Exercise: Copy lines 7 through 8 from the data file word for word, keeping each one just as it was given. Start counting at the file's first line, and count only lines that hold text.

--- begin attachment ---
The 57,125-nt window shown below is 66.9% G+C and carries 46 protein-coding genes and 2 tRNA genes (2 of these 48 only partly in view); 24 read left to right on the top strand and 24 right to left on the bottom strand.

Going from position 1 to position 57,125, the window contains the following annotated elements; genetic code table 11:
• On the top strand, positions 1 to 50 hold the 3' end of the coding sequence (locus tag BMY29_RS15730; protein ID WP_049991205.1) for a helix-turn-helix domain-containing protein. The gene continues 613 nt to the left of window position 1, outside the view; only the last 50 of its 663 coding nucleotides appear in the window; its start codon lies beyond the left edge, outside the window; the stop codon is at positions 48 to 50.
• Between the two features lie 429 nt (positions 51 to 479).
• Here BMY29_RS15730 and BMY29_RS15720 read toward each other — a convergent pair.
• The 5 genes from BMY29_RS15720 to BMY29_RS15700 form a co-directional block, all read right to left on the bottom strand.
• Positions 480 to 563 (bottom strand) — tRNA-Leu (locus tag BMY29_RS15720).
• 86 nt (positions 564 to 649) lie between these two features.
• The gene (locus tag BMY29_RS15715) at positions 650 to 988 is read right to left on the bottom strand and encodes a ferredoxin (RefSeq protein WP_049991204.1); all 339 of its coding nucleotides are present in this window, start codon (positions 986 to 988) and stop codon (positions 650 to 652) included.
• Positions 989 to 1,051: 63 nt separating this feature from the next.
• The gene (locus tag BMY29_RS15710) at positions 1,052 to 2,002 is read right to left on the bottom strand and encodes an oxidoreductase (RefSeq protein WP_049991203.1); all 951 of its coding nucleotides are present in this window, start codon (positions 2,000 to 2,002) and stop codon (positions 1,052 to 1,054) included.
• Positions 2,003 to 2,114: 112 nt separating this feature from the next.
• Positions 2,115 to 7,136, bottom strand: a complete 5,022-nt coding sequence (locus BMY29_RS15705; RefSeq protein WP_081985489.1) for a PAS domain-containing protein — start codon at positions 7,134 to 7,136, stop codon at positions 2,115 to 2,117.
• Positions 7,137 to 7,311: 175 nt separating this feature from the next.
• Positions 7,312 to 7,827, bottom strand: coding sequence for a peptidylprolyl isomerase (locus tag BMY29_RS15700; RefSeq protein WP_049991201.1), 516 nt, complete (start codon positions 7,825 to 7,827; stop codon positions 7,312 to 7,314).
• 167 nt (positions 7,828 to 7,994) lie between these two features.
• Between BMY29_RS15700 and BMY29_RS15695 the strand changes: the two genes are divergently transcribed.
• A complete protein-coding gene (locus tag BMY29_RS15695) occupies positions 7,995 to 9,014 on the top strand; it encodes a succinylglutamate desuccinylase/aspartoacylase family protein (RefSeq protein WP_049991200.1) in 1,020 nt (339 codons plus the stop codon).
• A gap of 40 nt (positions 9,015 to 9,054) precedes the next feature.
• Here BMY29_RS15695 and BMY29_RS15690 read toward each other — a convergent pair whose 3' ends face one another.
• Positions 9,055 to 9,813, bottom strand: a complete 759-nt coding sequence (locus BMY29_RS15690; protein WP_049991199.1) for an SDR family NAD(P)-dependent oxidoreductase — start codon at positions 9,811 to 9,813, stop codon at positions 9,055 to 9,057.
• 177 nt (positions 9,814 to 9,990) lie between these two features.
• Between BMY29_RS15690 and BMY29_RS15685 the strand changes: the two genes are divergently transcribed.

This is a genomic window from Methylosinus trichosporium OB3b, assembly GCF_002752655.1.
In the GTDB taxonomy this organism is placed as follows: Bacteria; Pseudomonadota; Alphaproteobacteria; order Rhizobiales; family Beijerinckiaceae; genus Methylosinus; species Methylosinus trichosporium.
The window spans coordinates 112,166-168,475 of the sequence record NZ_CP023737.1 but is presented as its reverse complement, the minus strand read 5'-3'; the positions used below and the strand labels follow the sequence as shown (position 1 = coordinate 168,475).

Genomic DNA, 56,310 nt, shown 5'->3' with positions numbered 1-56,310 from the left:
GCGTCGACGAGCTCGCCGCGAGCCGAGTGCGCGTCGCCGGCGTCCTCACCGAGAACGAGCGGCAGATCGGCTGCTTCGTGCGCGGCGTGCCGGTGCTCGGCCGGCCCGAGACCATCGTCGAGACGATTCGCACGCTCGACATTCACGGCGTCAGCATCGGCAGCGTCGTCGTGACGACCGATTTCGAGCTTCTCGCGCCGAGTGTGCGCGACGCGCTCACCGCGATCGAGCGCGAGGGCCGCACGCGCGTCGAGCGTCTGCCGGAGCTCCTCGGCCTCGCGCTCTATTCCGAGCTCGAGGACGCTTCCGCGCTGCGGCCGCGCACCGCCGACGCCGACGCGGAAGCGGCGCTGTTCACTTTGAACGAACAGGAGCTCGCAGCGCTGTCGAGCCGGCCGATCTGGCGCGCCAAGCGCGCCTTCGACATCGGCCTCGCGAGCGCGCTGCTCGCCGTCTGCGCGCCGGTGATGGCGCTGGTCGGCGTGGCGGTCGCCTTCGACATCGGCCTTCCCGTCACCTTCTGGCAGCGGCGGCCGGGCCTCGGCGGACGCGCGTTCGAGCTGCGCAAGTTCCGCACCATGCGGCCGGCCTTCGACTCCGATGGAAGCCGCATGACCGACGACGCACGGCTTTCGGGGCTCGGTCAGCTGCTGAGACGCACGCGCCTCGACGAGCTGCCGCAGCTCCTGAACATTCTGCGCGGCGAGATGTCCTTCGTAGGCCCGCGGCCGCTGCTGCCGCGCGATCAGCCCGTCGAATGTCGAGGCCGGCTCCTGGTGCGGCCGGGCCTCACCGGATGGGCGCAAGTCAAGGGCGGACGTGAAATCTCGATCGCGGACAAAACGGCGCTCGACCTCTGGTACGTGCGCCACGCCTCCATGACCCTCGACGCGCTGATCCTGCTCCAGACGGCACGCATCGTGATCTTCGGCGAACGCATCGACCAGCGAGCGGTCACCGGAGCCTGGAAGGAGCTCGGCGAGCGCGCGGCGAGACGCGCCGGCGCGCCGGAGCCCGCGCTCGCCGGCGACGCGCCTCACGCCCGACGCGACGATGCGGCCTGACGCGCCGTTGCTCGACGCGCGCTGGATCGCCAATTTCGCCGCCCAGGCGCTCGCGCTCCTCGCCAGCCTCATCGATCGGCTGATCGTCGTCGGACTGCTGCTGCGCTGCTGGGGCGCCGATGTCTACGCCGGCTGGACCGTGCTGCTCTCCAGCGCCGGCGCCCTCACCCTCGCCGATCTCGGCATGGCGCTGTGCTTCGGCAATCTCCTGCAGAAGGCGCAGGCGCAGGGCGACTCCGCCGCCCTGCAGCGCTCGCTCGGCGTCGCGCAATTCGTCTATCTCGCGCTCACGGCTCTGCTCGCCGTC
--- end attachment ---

• Positions 480 to 563 (bottom strand) — tRNA-Leu (locus tag BMY29_RS15720).
• 86 nt (positions 564 to 649) lie between these two features.